Rachid Aissaoui: When Engineering Meets Clinical Research
Osteoarthritis of the knee, a growing problem in Canada, costs several billion dollars in healthcare each year. Rachid Aissaoui, professor and researcher in the Automated Manufacturing Engineering Department devotes his research skills to developing new technologies that will lead to determining the onset and the stage of progression of the disease and to rehabilitation of patients with certain movement disorders.
Biomechanics Research at ÉTS
Professor Aissaoui’s work focuses on two main areas of research: biomechanics and rehabilitation engineering. He is fascinated by the dynamics of movement, and has devoted himself to 3-D modelling of human locomotion and the assessment of postural support devices and wheelchair mobility.
He also studies other health pathologies, such as stroke and spinal cord injury.
How Is 3-D Modelling of Human Locomotion Used?
3-D modelling of human locomotion improves our understanding of the mechanism of walking. Friction, contact surfaces, compensation and muscular control during regular daily activities (walking, climbing stairs, sitting down and standing up, etc.) are measured.
These data are analyzed to establish a link between changes in muscular control and the deterioration of the cartilage measured by compensation mechanisms.
Professor Aissaoui’s team demonstrated that people with osteoarthritis of the knee distribute their weight in a particular way and for that reason, their cartilage wears down in a different way. The team also confirmed hypotheses around poor lubrication of the knee joint.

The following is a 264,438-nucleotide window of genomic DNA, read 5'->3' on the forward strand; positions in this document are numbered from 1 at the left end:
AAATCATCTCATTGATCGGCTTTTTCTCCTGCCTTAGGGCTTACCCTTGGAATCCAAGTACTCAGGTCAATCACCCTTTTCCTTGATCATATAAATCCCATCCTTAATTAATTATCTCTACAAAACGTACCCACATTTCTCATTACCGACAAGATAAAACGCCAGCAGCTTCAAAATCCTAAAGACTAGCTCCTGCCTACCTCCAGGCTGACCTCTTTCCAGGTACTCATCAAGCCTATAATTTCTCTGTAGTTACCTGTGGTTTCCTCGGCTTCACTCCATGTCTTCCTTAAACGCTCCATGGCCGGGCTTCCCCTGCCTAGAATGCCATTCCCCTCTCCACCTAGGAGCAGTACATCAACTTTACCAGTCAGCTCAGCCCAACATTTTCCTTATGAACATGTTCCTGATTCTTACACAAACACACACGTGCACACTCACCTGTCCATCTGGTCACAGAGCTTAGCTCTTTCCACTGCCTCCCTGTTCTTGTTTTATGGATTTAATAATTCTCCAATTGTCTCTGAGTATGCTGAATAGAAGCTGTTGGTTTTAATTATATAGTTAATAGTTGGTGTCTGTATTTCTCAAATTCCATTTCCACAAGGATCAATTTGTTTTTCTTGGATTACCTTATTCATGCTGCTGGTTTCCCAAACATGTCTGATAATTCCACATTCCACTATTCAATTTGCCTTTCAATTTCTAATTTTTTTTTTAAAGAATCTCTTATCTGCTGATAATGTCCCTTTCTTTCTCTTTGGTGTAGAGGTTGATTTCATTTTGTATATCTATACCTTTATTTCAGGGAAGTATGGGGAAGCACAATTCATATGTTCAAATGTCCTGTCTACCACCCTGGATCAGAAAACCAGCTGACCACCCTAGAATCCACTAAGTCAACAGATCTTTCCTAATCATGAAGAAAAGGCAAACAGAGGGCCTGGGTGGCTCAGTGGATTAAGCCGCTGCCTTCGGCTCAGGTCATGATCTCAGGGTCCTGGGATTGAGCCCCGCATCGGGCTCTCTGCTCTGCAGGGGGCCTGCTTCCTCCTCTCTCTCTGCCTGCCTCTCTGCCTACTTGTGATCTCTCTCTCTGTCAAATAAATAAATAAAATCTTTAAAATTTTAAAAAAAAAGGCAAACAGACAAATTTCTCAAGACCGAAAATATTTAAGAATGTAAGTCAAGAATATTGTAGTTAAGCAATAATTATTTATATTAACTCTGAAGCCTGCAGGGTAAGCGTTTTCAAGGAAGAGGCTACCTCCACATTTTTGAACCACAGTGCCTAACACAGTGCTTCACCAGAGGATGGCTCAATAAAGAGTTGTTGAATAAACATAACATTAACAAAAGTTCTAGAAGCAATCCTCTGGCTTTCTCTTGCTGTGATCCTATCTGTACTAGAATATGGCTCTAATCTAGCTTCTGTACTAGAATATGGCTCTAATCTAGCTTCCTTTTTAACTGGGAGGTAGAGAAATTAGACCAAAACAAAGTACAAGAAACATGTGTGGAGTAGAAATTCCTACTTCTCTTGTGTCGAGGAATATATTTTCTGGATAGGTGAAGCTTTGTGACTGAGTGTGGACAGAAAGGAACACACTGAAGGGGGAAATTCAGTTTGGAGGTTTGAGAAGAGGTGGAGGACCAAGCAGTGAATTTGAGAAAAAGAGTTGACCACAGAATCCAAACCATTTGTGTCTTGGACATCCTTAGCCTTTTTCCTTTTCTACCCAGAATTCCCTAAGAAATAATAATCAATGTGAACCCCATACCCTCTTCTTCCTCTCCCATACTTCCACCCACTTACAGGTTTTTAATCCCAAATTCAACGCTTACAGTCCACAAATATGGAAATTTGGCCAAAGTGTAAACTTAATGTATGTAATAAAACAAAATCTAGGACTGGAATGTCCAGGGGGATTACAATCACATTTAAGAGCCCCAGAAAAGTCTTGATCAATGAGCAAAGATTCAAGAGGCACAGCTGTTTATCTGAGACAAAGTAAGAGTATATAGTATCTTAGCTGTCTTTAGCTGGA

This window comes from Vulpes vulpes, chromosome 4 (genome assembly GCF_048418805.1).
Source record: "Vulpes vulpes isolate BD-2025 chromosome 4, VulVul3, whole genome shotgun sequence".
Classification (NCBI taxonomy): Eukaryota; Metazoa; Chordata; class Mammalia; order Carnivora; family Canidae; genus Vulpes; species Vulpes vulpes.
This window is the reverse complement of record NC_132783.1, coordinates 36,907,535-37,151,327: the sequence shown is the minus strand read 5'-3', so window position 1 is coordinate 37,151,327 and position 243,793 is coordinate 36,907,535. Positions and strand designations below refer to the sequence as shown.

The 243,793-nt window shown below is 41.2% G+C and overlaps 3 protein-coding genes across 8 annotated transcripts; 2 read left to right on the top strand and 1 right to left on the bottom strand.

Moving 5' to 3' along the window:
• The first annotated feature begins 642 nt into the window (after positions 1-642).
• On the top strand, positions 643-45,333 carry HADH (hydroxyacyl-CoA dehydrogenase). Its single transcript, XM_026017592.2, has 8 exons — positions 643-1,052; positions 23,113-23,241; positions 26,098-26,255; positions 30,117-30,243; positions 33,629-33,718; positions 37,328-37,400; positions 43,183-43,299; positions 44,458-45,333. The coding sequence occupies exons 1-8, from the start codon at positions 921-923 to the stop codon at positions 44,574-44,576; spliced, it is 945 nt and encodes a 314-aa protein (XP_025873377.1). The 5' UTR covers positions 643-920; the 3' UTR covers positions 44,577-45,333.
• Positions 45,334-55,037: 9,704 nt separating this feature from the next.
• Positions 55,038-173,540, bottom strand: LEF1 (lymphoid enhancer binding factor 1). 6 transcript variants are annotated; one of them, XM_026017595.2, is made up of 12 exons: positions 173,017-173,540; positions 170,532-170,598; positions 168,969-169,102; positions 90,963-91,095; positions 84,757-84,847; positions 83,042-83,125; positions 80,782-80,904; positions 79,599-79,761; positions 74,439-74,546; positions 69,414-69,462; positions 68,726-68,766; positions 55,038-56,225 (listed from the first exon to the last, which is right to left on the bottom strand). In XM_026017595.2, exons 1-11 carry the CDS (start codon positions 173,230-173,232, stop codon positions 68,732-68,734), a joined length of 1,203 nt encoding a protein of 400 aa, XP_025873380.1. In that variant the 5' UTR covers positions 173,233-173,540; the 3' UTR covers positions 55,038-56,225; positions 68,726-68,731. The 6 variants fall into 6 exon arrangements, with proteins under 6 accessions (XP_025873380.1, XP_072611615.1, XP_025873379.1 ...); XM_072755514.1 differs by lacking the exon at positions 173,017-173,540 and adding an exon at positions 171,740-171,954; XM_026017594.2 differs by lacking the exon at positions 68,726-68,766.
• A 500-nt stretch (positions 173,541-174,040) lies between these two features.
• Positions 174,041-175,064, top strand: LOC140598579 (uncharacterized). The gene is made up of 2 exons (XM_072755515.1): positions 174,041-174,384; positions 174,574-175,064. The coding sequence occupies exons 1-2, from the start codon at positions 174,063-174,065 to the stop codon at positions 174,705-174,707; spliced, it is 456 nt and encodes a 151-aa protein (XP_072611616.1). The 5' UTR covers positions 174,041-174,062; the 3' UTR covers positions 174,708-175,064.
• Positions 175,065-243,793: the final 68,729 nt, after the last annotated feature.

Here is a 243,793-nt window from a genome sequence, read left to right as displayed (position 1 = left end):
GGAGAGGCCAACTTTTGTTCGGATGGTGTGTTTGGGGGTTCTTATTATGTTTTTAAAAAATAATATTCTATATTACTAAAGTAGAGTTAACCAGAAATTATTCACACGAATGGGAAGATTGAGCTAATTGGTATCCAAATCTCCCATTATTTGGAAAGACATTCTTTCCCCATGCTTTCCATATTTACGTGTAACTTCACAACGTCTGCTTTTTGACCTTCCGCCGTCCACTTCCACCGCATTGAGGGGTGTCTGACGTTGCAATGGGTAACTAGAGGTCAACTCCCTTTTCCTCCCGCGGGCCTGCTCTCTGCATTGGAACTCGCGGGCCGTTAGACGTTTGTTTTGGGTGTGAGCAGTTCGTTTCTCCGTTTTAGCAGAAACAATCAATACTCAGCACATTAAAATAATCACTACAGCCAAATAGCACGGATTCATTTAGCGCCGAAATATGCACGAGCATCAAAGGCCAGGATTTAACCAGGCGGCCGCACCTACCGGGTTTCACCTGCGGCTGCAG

Other Rehabilitation Research Work
Professor Aissaoui is currently studying the possibility of correcting the gait of individuals afflicted with osteoarthritis of the knee or those who have suffered strokes with the help of an avatar that perfectly reproduces the patient’s behaviour, and with which the patient can develop a true “embodiment” relationship.
He is also working on upgrading a propulsion simulator with a view to changing the way paraplegics use their muscles to propel their wheelchair forward. The objective is to relieve strain caused by this repetitive movement.
Research that Combines Medicine and Engineering
Professor Aissaoui’s work gives him the chance to combine two passions: engineering and medicine. In the non-medical realm, he is presently involved in a project with Dassault Aviation to develop a positioning motor for a virtual mannequin.